Make Your House Offer to Stand Out 2024!

The housing market is unusually competitive due to the pandemic. Buyers may have to use some additional tricks to convince sellers to accept their offer. Here are some things to do and not to do when you're ready to purchase a new house to make your offer stand out.

Make Your Highest Offer First

A seller will almost always prioritize a higher asking price over all other factors. Don't let emotions overpower you when you are looking for a house. You need to be prepared to walk away from a house, no matter how much it may appeal to you. This will prevent you from getting a mortgage that you cannot afford. Do not undersell yourself. You may be able to close the deal if you can afford to pay a little more in a competitive market.

Do: Get Pre-approved for a Loan

Mortgage Preapproval is a tedious process, especially if the house you want to buy doesn't end up being available. Being preapproved can help you convince a seller you are serious about your offer and can afford it.

You'll have to provide your lender with several documents and let them run a credit report to get a mortgage pre-approval. They will then determine the amount of mortgage they are willing to finance and provide you with a certificate confirming their offer.

By showing your sellers your financing plans, you can help them feel more confident that they will be able to close the deal.

Do: Remove as Many Contingencies Possible

In competitive markets, it's more likely that your offer will get accepted if you have fewer requirements. There are many types of contingencies, and the less you have the better.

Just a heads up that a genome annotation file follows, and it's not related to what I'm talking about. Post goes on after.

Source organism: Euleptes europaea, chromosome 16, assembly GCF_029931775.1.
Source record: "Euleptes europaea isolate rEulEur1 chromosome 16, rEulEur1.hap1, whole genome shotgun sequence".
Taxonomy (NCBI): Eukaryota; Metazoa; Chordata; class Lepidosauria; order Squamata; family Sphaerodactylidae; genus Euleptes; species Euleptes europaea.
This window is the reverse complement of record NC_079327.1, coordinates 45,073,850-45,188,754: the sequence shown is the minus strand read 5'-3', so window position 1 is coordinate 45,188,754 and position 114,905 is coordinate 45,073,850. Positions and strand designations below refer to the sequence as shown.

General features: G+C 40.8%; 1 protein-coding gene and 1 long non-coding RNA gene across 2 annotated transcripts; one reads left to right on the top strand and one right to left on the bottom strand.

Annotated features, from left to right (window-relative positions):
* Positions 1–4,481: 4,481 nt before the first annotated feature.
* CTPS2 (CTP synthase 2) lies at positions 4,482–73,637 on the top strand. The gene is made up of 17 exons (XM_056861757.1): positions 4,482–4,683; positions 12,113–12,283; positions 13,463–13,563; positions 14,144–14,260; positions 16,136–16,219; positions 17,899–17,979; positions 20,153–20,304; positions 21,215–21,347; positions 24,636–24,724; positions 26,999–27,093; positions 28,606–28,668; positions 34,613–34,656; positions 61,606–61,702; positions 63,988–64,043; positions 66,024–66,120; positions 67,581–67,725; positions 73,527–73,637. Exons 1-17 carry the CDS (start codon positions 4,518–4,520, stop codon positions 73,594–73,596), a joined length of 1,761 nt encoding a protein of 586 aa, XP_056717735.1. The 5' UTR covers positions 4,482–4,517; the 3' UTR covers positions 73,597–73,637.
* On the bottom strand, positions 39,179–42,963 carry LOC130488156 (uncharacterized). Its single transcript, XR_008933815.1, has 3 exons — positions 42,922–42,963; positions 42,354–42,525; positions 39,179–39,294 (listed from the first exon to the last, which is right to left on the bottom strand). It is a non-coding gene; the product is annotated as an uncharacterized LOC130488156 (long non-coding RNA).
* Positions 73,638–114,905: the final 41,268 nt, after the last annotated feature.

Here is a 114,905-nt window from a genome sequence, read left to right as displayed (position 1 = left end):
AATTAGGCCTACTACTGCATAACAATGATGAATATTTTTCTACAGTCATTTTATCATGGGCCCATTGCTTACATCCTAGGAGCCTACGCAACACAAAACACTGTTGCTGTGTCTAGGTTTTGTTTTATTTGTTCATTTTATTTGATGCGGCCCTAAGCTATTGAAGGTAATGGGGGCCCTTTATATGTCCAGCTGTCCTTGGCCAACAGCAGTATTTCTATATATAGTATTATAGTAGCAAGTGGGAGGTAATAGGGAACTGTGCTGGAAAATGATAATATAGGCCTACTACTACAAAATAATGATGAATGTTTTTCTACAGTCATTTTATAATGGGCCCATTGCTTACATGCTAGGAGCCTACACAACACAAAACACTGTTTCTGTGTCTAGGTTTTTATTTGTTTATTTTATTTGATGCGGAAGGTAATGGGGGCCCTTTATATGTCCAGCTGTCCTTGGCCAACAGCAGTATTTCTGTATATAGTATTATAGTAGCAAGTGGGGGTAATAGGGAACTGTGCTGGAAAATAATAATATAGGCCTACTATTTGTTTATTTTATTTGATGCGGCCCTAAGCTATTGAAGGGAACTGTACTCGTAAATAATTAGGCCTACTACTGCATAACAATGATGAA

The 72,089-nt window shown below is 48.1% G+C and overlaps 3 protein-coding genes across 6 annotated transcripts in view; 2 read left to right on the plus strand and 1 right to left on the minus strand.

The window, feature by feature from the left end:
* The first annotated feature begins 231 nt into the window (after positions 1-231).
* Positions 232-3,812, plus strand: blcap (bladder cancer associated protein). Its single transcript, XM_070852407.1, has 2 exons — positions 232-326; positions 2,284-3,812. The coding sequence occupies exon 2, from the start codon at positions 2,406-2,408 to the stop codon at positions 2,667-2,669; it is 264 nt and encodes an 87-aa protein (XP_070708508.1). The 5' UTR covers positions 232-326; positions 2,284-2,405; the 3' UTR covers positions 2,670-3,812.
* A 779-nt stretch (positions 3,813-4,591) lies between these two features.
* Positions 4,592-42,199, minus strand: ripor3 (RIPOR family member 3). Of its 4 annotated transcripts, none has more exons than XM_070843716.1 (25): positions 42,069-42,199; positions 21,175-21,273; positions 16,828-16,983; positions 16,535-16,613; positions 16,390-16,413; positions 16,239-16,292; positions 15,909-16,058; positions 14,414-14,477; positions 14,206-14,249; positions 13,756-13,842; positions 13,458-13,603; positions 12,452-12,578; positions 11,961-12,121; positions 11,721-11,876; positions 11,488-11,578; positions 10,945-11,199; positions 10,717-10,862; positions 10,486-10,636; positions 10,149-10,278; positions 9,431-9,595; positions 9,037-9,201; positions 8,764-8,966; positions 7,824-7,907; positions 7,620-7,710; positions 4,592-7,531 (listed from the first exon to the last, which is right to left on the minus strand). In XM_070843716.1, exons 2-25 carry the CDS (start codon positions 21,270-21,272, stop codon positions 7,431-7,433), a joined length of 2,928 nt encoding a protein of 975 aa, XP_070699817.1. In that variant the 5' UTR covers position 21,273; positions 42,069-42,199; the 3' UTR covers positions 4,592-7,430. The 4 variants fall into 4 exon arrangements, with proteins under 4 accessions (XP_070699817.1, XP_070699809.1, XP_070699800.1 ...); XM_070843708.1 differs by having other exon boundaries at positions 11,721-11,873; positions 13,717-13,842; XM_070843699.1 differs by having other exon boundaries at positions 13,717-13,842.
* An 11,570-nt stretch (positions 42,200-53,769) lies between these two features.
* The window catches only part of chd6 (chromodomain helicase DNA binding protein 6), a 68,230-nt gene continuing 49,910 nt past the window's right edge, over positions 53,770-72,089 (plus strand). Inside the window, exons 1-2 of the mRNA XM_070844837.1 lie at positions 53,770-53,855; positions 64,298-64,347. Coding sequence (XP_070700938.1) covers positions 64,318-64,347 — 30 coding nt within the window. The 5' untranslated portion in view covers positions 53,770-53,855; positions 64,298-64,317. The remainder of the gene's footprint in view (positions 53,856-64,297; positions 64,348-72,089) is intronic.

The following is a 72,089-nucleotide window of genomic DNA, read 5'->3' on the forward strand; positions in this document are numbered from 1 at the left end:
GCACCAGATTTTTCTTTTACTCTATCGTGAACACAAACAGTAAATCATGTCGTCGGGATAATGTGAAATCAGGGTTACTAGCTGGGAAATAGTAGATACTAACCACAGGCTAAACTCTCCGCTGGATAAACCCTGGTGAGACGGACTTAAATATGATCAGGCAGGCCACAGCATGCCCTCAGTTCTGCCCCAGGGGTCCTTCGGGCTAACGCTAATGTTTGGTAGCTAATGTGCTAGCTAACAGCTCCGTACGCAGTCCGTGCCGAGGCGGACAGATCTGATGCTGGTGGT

Appraisal contingencies are one type of contingency. They allow you to withdraw your offer or cancel the deal if you think the property's value is less than what you plan to pay.

If you remove the appraisal contingency "nothing changes" - you still buy the property at the original agreed price.

A Physical Contingency Is Another Common Type!

We state that "no matter what condition you find, it's still a purchase."

If you remove these contingencies, you may be putting buyers at risk. Make sure you fully understand the implications of your decision before you make an offer.

If your home inspection shows any structural problems, you may be liable for costly repairs. You can eliminate the physical contingency if you plan to do a major renovation after moving in.

Do: Write down as much of your work as possible

Limiting the amount of your purchase that you will finance is another way to attract a seller’s attention.

Many sellers also prefer no-loan contingencies, where the buyer makes a substantial and funds the rest of the purchase in another way. Sellers also like no-loan conditions, in which the buyer pays a significant downpayment but funds the remainder of the purchase in another way.

Don’t: Write a Love Letter

Many buyers believe that they will have a greater chance of having their offer accepted by the seller if they like them personally. Although this may be true it is risky to make personal contact.

We state that it is not allowed in the region, and the National Association of Realtors strongly warns against this practice because it could be the beginning of a slippery path toward housing discrimination.

In a recent post, NAR stated that "to entice a buyer to choose their offer they sometimes write 'love letter' to describe the reasons why the seller should "pick them." While this may appear harmless, the letters can pose a fair housing risk because they contain personal information about the buyer and reveal their characteristics, such as race or religion.

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